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Security considerations regarding QLabel and friends

This blog post is a reminder to always sanitise input going into QLabel and similar classes.


When creating a QLabel for displaying text information, be aware that the class tries to guess whether the format is plain text or whether it is rich text. Especially if you expect the data to be plain text, but you cannot control its source, e.g. when loading data from the Web, it might be a good idea to set the text format explicitly via setTextFormat() or escape your input via Qt::escape().

More details:

Input to a QLabel (and others, e.g. QMessageBox) can be crafted in such a way that it does not display all the information that the input text contains.
The trigger for this blog post are vulnerabilities reported for some Qt / KDE applications; those can be tricked to display false information in labels:

  • CVE-2011-3365 affecting KSSL
  • CVE-2011-3366 affecting Rekonq
  • CVE-2011-3367 affecting Arora


Imagine a browser connecting to a server using SSL. When a user wants to view the details of the SSL connection (either upon SSL errors or just out of interest), the browser will show a dialog containing the most descriptive fields of the SSL certificate. Among the most important ones is the Common Name attribute of the subject field, which denotes the host name the certificate was issued for. For instance, the SSL certificate used by contains the following Subject line with the Common Name (abbreviated CN) field highlighted in bold:

Subject: C=NO, ST=Oslo, L=Oslo, O=Nokia, OU=ASF,

Now imagine a server using the following unusual Common Name attribute:

Subject: C=NO, ST=myState, O=myCompany,<table>

When displaying that common name in a QLabel via setText(), the QLabel class will guess that the passed text is rich text, and will not display the "<table>" portion. Thus, the output will look like the following:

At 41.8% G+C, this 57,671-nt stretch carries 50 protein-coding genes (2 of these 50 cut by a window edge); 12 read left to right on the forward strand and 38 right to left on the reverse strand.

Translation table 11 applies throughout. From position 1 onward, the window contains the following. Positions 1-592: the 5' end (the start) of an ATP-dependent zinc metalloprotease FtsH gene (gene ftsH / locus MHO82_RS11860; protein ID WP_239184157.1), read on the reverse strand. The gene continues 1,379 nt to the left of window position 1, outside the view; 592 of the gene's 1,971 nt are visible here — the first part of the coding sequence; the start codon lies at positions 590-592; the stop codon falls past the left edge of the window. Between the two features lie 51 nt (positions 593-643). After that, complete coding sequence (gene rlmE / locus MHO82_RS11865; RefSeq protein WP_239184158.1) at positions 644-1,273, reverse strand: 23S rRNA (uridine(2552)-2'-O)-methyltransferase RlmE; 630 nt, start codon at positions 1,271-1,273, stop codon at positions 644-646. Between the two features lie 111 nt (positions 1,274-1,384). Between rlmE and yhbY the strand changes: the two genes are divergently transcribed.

This is obviously not what the QLabel should display. The solution in this case is to set the text format explicitly on the QLabel:

That way, the label displays the whole information correctly.

So a reader might now say: "Right, make sense, but no Certificate Authority would ever sign a certificate that has HTML tags in its Common Name". However, given that Certificate Authorities (CAs) signed certificates containing NUL bytes, this does not seem too far fetched. (However, the NUL byte case was much worse because SSL implementations could be tricked to accept a different host name than the certificate was issued for; this article is just about displaying the rogue host name.)

When using rich text with untrusted input, you might want to escape it like the following:
label->setText(QString::fromAscii("<b>Common Name:</b> %1").arg(Qt::escape(commonName)));


Always be careful about input that you feed into QLabel, QMessageBox and others; a good practice might be to set the text format explicitly or escape the input before feeding it into above classes.


Thanks to Tim Brown from Nth Dimension and Jeff Mitchell from KDE for reporting this issue, and thanks to Rich Moore from KDE for cross-reading this post.

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